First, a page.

There are about four commonly used terms in the milling process, they include; Load time, cut time, idle time, and tool replacement time. Following the above four processes, there are no post-processing to perform but in a bid to improve, beautify, and add finishing touches to the material, some secondary processes may be carried out.
What Is Drilling?
Drilling is a method of making holes on surfaces. It can be referred to as a cutting process where a drill bit is used to cut certain holes in solid materials- including rocks. However, the type of drilling depends on the nature of the solid materials to be drilled.
For materials like plastics, wood, metals, steel, stucco, etc., the mode of drilling is usually in a horizontal mode. However, when making drills on materials like rocks or heavy stones, a vertical mode of drilling is employed.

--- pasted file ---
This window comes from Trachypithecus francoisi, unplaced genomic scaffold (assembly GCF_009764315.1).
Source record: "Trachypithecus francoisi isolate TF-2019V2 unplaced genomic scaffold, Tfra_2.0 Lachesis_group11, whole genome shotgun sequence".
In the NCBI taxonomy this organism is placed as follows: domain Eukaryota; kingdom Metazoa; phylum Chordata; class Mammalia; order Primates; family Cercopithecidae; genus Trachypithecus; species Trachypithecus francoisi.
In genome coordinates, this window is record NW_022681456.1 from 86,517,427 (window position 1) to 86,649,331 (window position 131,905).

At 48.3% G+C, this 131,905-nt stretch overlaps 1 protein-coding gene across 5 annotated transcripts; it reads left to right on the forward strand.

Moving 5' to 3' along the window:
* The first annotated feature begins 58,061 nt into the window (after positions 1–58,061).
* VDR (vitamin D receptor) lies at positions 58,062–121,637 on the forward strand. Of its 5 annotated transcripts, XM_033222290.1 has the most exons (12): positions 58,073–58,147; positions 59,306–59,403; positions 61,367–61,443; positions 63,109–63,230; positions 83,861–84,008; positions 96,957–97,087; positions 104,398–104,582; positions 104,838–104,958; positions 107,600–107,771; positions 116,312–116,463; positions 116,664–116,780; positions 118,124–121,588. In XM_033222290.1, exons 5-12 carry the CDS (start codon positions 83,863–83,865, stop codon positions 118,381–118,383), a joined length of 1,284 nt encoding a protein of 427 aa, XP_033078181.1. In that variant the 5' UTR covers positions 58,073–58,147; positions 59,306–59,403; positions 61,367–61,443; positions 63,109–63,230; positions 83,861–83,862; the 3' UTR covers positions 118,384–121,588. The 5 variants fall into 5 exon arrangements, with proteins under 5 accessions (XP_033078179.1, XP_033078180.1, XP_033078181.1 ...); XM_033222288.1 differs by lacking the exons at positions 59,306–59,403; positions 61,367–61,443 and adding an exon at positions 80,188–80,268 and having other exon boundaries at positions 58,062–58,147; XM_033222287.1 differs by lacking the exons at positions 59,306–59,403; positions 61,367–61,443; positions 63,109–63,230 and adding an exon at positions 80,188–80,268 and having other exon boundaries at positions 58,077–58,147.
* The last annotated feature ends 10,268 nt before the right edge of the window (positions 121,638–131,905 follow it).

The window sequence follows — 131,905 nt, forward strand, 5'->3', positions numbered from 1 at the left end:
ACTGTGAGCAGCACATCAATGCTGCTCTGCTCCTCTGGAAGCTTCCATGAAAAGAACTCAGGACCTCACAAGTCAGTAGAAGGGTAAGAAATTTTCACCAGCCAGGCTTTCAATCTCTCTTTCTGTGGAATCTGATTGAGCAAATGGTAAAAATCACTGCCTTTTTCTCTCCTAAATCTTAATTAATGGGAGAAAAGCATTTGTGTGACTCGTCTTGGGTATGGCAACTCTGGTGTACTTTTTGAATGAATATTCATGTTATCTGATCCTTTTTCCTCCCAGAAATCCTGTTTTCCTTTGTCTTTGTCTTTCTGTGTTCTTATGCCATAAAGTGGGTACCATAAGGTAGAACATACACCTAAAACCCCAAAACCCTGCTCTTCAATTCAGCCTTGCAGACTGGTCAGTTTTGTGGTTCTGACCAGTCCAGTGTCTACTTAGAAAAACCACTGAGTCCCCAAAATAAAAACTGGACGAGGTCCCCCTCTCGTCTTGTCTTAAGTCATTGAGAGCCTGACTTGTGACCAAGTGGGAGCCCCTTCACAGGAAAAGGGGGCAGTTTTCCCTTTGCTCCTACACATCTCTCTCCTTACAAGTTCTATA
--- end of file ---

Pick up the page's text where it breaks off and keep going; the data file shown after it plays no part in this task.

One of the downsides of drilling is that it could affect the mechanical properties of the material that has been drilled. It leaves low lingering lines around the opening of the hole making the material a bit deformed and oftentimes lead to a total deformation in a part of the material.
That is why to make drilling worth the process, a finishing process must be done after the drilling process to cover up the deformed signs.
There are different types of drilling, which include space drill, indexable drill, etc., and which to embark on depends on the nature of the project at hand.
Some also different styles can be employed in the drilling process and each style has specific features they offer. Some of these styles include; spot drilling, center drilling, deep hole drilling, gun drilling, and many more.
Also, counterboring, countersinking, boring, friction drilling, and reaming are the related processes that accompany the process of drilling.
Milling vs Drilling (Head to head)
Having known what each of the processes entails now is the time to make a comparative analysis showing their differences.